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Is climate change making B.C.'s winter highways more dangerous?

It's readily acknowledged that climate change is causing more forest fires in British Columbia — but its impact on winter storms is only beginning to be understood.
Conditions on the Coquihalla Highway on Dec. 20.

It's readily acknowledged that climate change is causing more forest fires in British Columbia — but its impact on winter storms is only beginning to be understood.

Following a blast of extreme cold, multiple highway closures, heavy snowfalls, freezing ice warnings and a tragic bus accident, Castanet posed the question to B.C.'s Ministry of Transportation: is climate change making our highways more dangerous?

Not unexpectedly, the ministry dodged the question, among others asking whether extreme weather events are making it harder to maintain our highways to accepted safety standards.

But the answers do provide some insight into the province's response to climatic events like the destruction of the Coquihalla Highway after catastrophic rains wiped out huge chunks of the highway in November 2021.

Scientists say the relationship between rising global temperatures and more intense winter storms may appear counterintuitive, but such events are becoming more common.

There have been at least 30 weather and accident-related highway closures and travel advisories in the southern half of B.C. since the beginning of December that Castanet has reported on — plus more in Northern B.C.

"During summer, you can have extreme high temperatures, kind of life-threatening high temperatures, such as they've experienced in India and Pakistan in recent years. And you also can have, during winter, these extreme cold conditions," says John Clague, a professor of geosciences at Simon Fraser University.

Clague says the changing climate is slowing down the jet stream, letting the storms it brings linger over areas for longer.

Kent Moore, an atmospheric physics professor at the University of Toronto, says larger undulations in the jet stream also bring Arctic air farther south, creating intense snowstorms.

"British Columbia is on the front line of our changing climate," says the Ministry of Transportation and Infrastructure.

"While the government is working urgently to fight climate change, we are also working to make communities and infrastructure resilient to the impacts that we are feeling today. The atmospheric river event of 2021 that caused catastrophic damage to highways and bridges is an example why the province is improving the resiliency of its transportation infrastructure in anticipation of more frequent and more severe storms."

The ministry said government is investing more in highway maintenance and has been "making improvements" to maintenance contracts.

A ministry spokesperson said recently introduced higher standards require "a more proactive approach" to winter maintenance, such as returning Class A highways to bare pavement within 24 hours of a winter weather event rather than the previous 48 hours, "increasing patrol frequencies in anticipation of a weather event, and requiring the use of remote weather information systems to forecast when a weather event will occur and to spread anti-icing chemicals beforehand."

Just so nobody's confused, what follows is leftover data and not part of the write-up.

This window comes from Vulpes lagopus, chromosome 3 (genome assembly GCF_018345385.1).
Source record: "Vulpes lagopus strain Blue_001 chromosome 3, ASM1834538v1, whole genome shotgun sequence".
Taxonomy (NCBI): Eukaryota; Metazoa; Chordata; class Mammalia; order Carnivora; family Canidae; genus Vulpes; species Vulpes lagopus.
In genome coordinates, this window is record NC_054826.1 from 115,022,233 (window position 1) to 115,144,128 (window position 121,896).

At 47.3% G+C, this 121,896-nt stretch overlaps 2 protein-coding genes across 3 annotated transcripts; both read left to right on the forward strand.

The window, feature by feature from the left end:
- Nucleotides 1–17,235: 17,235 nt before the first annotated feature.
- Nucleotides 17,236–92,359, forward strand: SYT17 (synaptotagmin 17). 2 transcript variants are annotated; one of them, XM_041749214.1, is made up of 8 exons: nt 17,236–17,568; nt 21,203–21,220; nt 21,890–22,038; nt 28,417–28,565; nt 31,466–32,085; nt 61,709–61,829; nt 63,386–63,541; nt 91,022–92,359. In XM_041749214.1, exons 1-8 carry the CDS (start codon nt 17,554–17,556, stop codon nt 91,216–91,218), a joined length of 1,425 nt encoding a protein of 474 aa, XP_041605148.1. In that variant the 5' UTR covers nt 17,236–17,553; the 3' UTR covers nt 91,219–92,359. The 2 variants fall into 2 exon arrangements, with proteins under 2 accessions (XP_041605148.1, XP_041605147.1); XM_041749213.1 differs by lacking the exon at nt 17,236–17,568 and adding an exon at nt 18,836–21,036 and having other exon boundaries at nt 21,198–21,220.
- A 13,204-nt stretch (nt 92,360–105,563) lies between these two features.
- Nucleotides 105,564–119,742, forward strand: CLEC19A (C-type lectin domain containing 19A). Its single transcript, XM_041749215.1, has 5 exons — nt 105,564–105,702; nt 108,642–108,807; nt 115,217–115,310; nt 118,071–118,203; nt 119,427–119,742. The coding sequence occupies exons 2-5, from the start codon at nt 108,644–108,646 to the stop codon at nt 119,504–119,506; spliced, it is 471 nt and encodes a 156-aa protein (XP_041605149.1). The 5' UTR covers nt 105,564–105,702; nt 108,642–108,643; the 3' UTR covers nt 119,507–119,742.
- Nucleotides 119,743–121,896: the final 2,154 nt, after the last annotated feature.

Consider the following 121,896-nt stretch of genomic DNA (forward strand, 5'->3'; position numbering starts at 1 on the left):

The ministry acknowledged more frequent storms "will mean added challenge for our highway maintenance contractors," and it added it continuously monitors their performance to ensure standards are met.

"As in the past, during extreme weather events, it may be necessary to close highways on short notice to protect public safety while crews do their work," the ministry said.

"Closures are generally based on the weather forecast, observed road conditions, information from weather stations on highways, the capacity of crews to keep up with rapidly accumulating snow or rain, and the anticipated conditions on a particular highway — particularly if those conditions are expected to change quickly."

The ministry says it has developed directives for incorporating climate adaptation into engineering designs, requiring planners to evaluate risk and include climate adaptation measures.

Over nine years, $295 million will be spent on culvert and drainage improvements, highway and bridge erosion protection, creek channel stabilization and monitoring systems for ground saturation and weather event impacts. That's on top of $8 billion in transportation capital projects, expansion, preservation, and transit programs.

But, an industry insider with a background in highway design, construction and maintenance says answers from Okanagan highway contractor AIM Roads and the ministry over alleged failings in maintenance this winter amount to little more than "spin."

The source says both parties have a "vested interest in making excuses for their mishandling" of snowstorms.

He disputed claims of higher standards, saying they aren't met, and that previous contractors were "held to a higher standard."

As to the increasing severity of storms, "A good contractor will be storm watching and have resources in the field as a storm is imminent or just commencing, not sending out workers, ill resourced, into the field reactively after the storm has hit. It’s too late by then," the source added.

The Coquihalla hasn't been the only highway to get walloped.

Highway 8 near Merritt was the hardest-hit Interior highway during the 2021 floods and only officially reopened in November.

– with files from The Canadian Press